“Irony is useful for asking critical questions”

Viktor Varga’s masterwork Beep-boop is quite extraordinary, to put it mildly. At first glimpse, it appears to be nothing but a floppy, poorly cobbled together contraption clamouring for attention that seems rather far from standing out in any way. That being sad, from this year’s graduating students, Viktor has been selected as one of the four Rector’s Award recipient, and not without reason. Once we put some time and effort into analysing his work in more depth, we find ourselves dealing with an intriguing project with many layers to it exploring current issues that are no doubt relevant for all of us. 100 hours of machine learning, 14,500 users, optimisation, artificial intelligence, art creation – and a large dose of irony. We talked to Viktor Varga about his work.

In the description, you cryptically alluded to maximising attention. What does that mean in reality? The installation is showing off, while a software is monitoring eye contact?

‘Showing off’ is a great way to express what is going on with the installation. The simple motion of the contraption is determined by a combination of three numbers. The system tries a random combination (that translates into a certain movement), monitors how much attention it gets, logs it as a score, then repeats the same sequence with a different combination, only the probabilities are gradually shifted towards combinations that previously received higher scores. This way, a learning process is being developed, repeating behaviours attracting a lot of attention with increasing frequency and consistency.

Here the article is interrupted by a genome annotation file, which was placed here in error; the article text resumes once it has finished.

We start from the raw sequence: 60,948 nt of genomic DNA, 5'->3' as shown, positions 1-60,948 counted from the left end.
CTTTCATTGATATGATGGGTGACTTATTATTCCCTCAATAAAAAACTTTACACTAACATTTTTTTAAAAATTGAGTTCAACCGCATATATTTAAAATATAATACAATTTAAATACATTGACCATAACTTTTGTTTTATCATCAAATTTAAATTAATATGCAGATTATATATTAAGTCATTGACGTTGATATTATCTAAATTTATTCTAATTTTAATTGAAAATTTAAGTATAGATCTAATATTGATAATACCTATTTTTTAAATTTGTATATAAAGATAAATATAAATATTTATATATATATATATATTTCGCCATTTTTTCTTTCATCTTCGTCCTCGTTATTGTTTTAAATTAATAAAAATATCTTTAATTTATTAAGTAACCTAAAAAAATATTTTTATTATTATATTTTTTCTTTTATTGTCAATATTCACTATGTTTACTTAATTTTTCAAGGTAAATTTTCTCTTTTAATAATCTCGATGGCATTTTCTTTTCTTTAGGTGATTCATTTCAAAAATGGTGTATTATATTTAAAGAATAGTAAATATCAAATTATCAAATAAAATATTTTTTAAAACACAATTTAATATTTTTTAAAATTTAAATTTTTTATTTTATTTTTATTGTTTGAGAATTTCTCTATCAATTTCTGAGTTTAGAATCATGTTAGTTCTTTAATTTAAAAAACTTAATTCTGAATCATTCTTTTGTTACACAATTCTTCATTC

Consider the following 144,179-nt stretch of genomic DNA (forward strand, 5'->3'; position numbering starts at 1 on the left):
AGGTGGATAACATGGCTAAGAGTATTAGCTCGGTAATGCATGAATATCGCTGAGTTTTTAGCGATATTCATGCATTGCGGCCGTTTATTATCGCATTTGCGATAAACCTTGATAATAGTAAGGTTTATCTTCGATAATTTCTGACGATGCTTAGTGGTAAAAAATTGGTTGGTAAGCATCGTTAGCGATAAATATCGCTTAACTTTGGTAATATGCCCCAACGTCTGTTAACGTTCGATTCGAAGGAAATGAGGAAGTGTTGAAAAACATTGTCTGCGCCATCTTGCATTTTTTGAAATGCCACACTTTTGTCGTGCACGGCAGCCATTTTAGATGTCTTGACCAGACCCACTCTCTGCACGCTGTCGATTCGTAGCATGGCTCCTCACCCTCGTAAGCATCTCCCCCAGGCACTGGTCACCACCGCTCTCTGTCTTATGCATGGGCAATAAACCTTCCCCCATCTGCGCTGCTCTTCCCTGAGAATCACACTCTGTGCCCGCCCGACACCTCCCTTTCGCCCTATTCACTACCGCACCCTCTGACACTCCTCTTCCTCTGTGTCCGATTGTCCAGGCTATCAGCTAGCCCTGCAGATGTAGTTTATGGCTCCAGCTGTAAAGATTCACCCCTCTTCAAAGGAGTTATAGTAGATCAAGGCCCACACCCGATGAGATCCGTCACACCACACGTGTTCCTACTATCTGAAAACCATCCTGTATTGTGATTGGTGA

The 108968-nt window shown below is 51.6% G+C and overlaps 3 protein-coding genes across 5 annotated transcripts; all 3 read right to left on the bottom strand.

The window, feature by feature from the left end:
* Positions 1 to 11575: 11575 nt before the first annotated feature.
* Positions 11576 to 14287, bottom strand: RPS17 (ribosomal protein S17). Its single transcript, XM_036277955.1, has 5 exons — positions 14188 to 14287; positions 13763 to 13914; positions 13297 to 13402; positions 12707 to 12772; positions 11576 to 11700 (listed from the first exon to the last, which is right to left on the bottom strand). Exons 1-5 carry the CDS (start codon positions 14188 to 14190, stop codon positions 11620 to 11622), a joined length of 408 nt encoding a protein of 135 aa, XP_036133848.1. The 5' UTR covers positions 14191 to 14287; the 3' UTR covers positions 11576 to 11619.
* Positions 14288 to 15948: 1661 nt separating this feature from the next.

And what about eye contact?

Although I have done some research on it, I finally came to the conclusion that this technology is not yet readily accessible, and would require too many concessions. Instead, a camera is used to recognise faces in the direct proximity of the artwork, and to measure the duration of their presence, working on the assumption that in an exhibition setting, standing in front of an artwork with your face turned towards it means you are observing it. This software solution was completed and tested, but it is not the one included in my diploma project, because the installation wouldn’t have had sufficient time and opportunity to learn from visitors at an exhibition lasting only a few days. In comparison, with the online video chat, it was possible to move on to the next participant at a push of a button, and during the 100-hour learning phase, the system received input from roughly 14,500 people.

You also stated that the key question raised here is how anthropomorphic the behaviour demonstrated by the installation was. Seeing the process and the outcome, what conclusion did you come to?

In retrospect, it wasn’t necessarily the key question here after all, although definitely an important one.During the induction phase, when the system spent 100 hours doing online video chats, there were many people who chose to talk to it, or mimic its movements in some way, like dancing with it.I feel that people interpreting the movements of a machine as dancing is outright anthropomorphisation. At the end of the day, what I’m trying to communicate and the context I placed the artwork into also matters a lot. Obviously it makes the question of how successful it was to present an anthropomorphic behaviour somewhat arbitrary, but I don’t mind this at all.